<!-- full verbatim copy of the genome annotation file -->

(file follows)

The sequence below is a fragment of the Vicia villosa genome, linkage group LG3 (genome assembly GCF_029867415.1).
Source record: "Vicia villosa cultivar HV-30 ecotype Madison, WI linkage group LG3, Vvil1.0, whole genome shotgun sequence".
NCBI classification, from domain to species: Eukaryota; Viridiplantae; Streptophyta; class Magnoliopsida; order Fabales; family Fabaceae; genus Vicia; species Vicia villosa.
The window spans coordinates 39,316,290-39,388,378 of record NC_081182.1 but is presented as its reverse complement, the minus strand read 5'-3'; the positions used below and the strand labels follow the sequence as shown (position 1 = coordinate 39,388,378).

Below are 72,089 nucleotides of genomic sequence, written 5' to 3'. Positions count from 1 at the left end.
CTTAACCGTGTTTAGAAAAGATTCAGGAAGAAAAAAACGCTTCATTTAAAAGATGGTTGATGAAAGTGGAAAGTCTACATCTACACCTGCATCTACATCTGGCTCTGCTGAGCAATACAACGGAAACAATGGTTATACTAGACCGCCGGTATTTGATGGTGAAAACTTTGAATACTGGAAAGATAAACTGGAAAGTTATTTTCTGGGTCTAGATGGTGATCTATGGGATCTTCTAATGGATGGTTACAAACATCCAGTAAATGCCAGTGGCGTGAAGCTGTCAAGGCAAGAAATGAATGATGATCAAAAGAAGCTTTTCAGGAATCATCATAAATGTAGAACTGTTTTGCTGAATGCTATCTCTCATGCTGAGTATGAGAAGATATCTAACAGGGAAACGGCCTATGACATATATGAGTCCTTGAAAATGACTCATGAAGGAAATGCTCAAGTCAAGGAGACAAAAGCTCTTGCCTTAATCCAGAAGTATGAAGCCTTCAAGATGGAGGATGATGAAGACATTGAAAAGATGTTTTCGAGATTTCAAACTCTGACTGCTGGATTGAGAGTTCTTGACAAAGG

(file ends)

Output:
The sequence below is a fragment of the Vicia villosa genome, linkage group LG3 (genome assembly GCF_029867415.1).
Source record: "Vicia villosa cultivar HV-30 ecotype Madison, WI linkage group LG3, Vvil1.0, whole genome shotgun sequence".
NCBI classification, from domain to species: Eukaryota; Viridiplantae; Streptophyta; class Magnoliopsida; order Fabales; family Fabaceae; genus Vicia; species Vicia villosa.
The window spans coordinates 39,316,290-39,388,378 of record NC_081182.1 but is presented as its reverse complement, the minus strand read 5'-3'; the positions used below and the strand labels follow the sequence as shown (position 1 = coordinate 39,388,378).

Below are 72,089 nucleotides of genomic sequence, written 5' to 3'. Positions count from 1 at the left end.
CTTAACCGTGTTTAGAAAAGATTCAGGAAGAAAAAAACGCTTCATTTAAAAGATGGTTGATGAAAGTGGAAAGTCTACATCTACACCTGCATCTACATCTGGCTCTGCTGAGCAATACAACGGAAACAATGGTTATACTAGACCGCCGGTATTTGATGGTGAAAACTTTGAATACTGGAAAGATAAACTGGAAAGTTATTTTCTGGGTCTAGATGGTGATCTATGGGATCTTCTAATGGATGGTTACAAACATCCAGTAAATGCCAGTGGCGTGAAGCTGTCAAGGCAAGAAATGAATGATGATCAAAAGAAGCTTTTCAGGAATCATCATAAATGTAGAACTGTTTTGCTGAATGCTATCTCTCATGCTGAGTATGAGAAGATATCTAACAGGGAAACGGCCTATGACATATATGAGTCCTTGAAAATGACTCATGAAGGAAATGCTCAAGTCAAGGAGACAAAAGCTCTTGCCTTAATCCAGAAGTATGAAGCCTTCAAGATGGAGGATGATGAAGACATTGAAAAGATGTTTTCGAGATTTCAAACTCTGACTGCTGGATTGAGAGTTCTTGACAAAGG